How Your Skin Can Benefit from Apple Cider Vinegar

Apple cider vinegar is a natural way to treat minor skin conditions such as insect bites.

wet apple

Patients are always asking me for natural or non-chemical remedies. Sometimes, there are good ones, sometimes not.

Inexpensive apple cider vinegar (it need not be organic) is a good one. Soak a cotton ball with it and use it these three ways to treat minor skin conditions:

1. Bug Bites: Reduces itching and swelling of bug bites, especially mosquito bites.

2. Athlete’s Foot: Mix 3 parts vinegar with 1 part water and soak feet for 15 minutes once or twice a day. It can help eliminate the fungus.

3. Smelly Pits: Sweat doesn’t smell bad. It’s the bacteria that breaks down your sweat that does. Rubbing apple cider vinegar on your pits can help kill bacteria and odor.

Photo credit: FCC, Loco’s Photos

Manuka Honey Fights MRSA Infection

honey justmakeit

I’ve always loved September. I loved the crispness in the air, the sounds of a football game, the feel of brand new textbooks. OK, so I was kind of a nerd.  But school was easier when I was young. For one thing, there were no MRSA infections to worry about.

MRSA is a staph bacteria that is resistant to antibiotics. The bacteria infects you when your skin’s protective barrier is disrupted by small scrapes or other injuries. Once it has a foothold, it can spread aggressively leading to painful, even dangerous infections.

School-age athletes are particularly vulnerable to MRSA because the bacteria likes to spread in locker rooms and on contaminated sports equipment (but not on chemistry flasks, so I guess I would have been safe).

Because the bacteria is resistant to many antibiotics, it is difficult to treat. In rare cases, it can be life threatening, defying all medical therapies.

One of the ways we can reduce the risk of drug resistant bacteria like MRSA is to reduce our use of antibiotics. Researchers at the University of Wales Institute have been working on this problem and looked at an old home remedy to treat infection: honey. Honey has natural antibacterial properties and has been used to aid in wound healing. But, they asked, how would honey fare against MRSA, the staph superbug?

They found that in the laboratory, manuka honey does kill MRSA bacteria. If it turns out that it also works when applied to real patients, then we might be able to use medicinal honey to treat minor cuts and abrasions or to treat superficial staph infections without resorting to antibiotics. However, don’t try try this at home, as yet, this is not yet an approved, safe treatment for staph infections.

Staph infections, especially MRSA infections, can be serious. If you suspect that you or your child has a staph infection, then see a physician.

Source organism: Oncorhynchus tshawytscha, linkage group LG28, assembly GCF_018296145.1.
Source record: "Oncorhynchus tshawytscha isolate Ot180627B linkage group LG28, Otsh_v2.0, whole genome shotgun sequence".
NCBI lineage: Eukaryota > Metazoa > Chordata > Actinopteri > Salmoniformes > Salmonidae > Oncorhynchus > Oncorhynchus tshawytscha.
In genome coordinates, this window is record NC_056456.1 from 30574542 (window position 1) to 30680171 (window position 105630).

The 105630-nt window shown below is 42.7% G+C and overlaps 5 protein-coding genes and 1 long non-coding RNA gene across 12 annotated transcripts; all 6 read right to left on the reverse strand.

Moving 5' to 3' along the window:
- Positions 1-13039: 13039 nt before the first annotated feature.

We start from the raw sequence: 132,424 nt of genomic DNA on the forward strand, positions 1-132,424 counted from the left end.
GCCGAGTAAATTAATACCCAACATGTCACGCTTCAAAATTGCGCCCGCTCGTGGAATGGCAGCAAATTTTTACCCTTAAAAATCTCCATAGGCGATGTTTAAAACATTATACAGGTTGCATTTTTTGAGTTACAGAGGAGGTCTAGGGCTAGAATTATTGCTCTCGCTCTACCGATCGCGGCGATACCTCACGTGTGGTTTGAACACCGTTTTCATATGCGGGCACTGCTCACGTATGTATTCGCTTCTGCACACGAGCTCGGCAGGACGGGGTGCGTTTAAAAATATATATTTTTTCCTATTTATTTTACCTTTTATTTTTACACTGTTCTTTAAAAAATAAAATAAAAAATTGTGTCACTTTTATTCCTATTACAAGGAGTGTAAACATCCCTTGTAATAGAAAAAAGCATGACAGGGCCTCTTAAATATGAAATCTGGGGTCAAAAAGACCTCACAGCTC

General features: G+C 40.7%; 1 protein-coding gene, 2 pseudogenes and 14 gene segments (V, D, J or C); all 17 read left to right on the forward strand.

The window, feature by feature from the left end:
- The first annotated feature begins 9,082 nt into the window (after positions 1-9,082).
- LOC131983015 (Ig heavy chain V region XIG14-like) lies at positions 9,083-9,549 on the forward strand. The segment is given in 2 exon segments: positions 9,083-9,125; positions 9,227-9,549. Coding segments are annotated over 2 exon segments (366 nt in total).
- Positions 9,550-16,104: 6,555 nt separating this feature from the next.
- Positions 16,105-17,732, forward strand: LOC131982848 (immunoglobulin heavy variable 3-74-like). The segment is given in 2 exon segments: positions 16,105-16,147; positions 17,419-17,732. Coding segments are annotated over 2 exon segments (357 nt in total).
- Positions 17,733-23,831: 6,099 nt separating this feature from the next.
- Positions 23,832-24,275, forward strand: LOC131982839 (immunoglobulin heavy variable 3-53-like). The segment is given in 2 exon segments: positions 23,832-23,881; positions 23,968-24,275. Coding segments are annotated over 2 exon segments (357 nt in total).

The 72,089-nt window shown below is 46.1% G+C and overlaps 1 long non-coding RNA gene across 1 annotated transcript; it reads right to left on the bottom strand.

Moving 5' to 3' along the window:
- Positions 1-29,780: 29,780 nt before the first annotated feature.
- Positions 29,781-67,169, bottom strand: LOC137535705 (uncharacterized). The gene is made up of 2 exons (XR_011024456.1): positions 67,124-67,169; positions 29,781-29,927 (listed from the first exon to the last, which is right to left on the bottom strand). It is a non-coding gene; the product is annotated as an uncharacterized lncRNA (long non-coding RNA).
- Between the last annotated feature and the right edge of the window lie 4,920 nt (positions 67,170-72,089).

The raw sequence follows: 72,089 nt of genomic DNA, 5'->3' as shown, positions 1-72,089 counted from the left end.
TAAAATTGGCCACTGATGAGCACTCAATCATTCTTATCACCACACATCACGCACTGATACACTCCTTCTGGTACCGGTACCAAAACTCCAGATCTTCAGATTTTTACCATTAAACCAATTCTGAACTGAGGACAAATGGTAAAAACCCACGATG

How Many Friends Do You Have? I’ve Got a Few Trillion.

The next time you feel lonely, remember this: you always have a few friends with you. No, not your Tweeple, your bacteria.

You have lots of them with you at all times; so many in fact, you’re like a walking planet. There are far more microbes living in and on you then there are people on earth! According to an article in The Economist, there are 100 trillion microbes living with you — 10 times the number of cells you actually have (so technically, you’re 90% bacteria, 10% human).

We are only now starting to comprehend the importance of this relationship with our lowly microbe friends. The disease model used to be simple: If you are infected with bacteria, you are sick. If you are bacteria free, then you are healthy. Not so anymore.

In fact, it is probably more true that losing a few billion of your bacterial friends leads to sickness, rather than to health. A better health model is that it’s not important to be free of bacteria to be healthy; rather it is important to have the right balance of microorganisms living with you to be disease free.

The first place we are likely to see the importance of healthy bacteria in skin disease is in eczema. Eczema, or atopic dermatitis, is a chronic itchy rash that often occurs in childhood and can last for years. It appears that one of the problems in patients with eczema is that they have an overgrowth of unwanted bacteria and a loss of other, good or healthy bacteria. Restoring this bacterial balance might ironically calm the immune system, improving eczema.

Look for new therapies in the upcoming new year such as creams and probiotic pills that don’t kill bacteria, but rather give you good bacteria. Future technologies will likely be able to detect imbalances of bacteria to diagnose disease and to foster health. It’s also another example of how Eastern medicine, with its principles of balance and natural remedies, might have gotten it right all along.

Photo: Tom@HK flickr.com